- Educational Supervisor Report (ESR) – all trainees will have an annual ESR and an interim ESR (at 6 months). Trainees are expected to reflect and add to their PDPs (click here to see example PDPs), as well as map their learning logs and assessments to the 13 capabilities. An ESR is used as a base of your ARCP (annual review of competency progression).
New WBPA programme
For each learning entry or assessment, you will be able to link them to clinical experience groups and clinical capabilities. There are 9 clinical experience groups and 13 clinical capabilities (previously known as competencies). It is important to link these correctly so that when it comes to your end of year review with your supervisor, you can clearly demonstrate a wide range of evidence across the curriculum.
The 9 Clinical Experience Groups are:
- Infants, children and young people (under the age of 19 years)
- Gender, reproductive and sexual health (including women’s, men’s LGBTQ, gynaecology and breast)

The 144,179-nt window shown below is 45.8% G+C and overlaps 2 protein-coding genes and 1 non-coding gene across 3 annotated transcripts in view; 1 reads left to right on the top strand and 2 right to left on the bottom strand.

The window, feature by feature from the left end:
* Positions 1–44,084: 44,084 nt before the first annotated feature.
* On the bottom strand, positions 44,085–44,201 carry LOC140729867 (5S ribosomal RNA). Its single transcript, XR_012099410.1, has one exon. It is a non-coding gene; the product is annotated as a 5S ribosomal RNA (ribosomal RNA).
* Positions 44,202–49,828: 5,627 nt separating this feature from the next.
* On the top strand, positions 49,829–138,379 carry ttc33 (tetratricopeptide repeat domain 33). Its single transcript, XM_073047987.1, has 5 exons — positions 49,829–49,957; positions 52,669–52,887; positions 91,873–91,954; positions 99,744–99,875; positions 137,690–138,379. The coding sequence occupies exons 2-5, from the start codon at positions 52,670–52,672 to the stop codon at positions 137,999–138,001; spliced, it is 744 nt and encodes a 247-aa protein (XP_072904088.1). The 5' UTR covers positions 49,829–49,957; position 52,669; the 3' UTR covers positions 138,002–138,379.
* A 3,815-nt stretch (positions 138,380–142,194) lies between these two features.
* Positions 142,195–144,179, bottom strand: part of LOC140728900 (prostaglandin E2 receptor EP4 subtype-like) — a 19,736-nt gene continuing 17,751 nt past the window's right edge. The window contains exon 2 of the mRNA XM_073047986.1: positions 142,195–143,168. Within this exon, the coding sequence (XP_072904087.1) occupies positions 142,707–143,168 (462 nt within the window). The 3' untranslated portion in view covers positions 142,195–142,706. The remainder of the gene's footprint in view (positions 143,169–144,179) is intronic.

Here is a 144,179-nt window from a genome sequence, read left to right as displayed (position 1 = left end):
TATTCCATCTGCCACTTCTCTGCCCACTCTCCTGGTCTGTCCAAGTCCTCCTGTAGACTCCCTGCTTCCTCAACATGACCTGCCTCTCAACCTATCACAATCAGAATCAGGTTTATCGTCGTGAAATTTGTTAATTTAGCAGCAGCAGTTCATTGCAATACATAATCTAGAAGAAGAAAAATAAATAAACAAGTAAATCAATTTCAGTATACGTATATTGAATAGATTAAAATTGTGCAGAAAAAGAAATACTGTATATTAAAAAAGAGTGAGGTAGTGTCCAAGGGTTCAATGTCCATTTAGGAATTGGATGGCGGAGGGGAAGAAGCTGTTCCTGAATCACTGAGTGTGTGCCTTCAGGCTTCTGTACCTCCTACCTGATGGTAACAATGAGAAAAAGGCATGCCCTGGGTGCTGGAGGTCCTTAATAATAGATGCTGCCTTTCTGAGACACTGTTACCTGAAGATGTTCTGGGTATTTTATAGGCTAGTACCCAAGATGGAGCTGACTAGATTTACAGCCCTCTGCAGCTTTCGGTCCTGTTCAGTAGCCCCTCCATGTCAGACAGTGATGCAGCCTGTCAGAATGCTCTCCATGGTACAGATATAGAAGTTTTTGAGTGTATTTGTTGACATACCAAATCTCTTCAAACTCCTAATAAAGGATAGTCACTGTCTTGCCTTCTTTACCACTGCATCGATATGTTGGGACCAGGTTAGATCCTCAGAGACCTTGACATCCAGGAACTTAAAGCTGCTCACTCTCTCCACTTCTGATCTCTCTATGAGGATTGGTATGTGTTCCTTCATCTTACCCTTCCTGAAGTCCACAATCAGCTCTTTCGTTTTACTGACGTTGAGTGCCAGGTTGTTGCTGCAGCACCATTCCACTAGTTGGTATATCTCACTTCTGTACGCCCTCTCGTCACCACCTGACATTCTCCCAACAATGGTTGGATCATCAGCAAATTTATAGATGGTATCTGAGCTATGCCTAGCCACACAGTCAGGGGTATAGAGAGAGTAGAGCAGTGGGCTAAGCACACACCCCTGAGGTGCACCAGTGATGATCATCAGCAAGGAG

- People with long term conditions including cancer, multi-morbidity, disability
- Older adults including frailty and/or end of life
- Mental health (including addition, alcohol and substance misuse)
- Urgent and unscheduled care
- People with health disadvantages and vulnerabilities
- Population Health and health promotion
- Clinical problems not linked to a specific clinical experience group
The 13 Capabilities are:
- Fitness to Practice
- Maintaining an ethical approach
- Communication and Consultation skills
- Data gathering and Interpretation
- Clinical examination and Procedural Skills
- Making a diagnosis/decision
- Clinical management
- Managing medical complexity
- Working with colleagues and in teams
- Maintaining performance, learning and teaching
- Organisation, Management and Leadership
- Practising Holistically, promoting health and safeguarding
- Community orientation.
It is easy and common to feel overwhelmed when understanding and completing your portfolio, as well as adjusting to new rotations and preparing for exams. Planning is very important – what are your targets or goals and how you intend to achieve each of these goals. If done properly then your WBPA programme does not need to be stressful.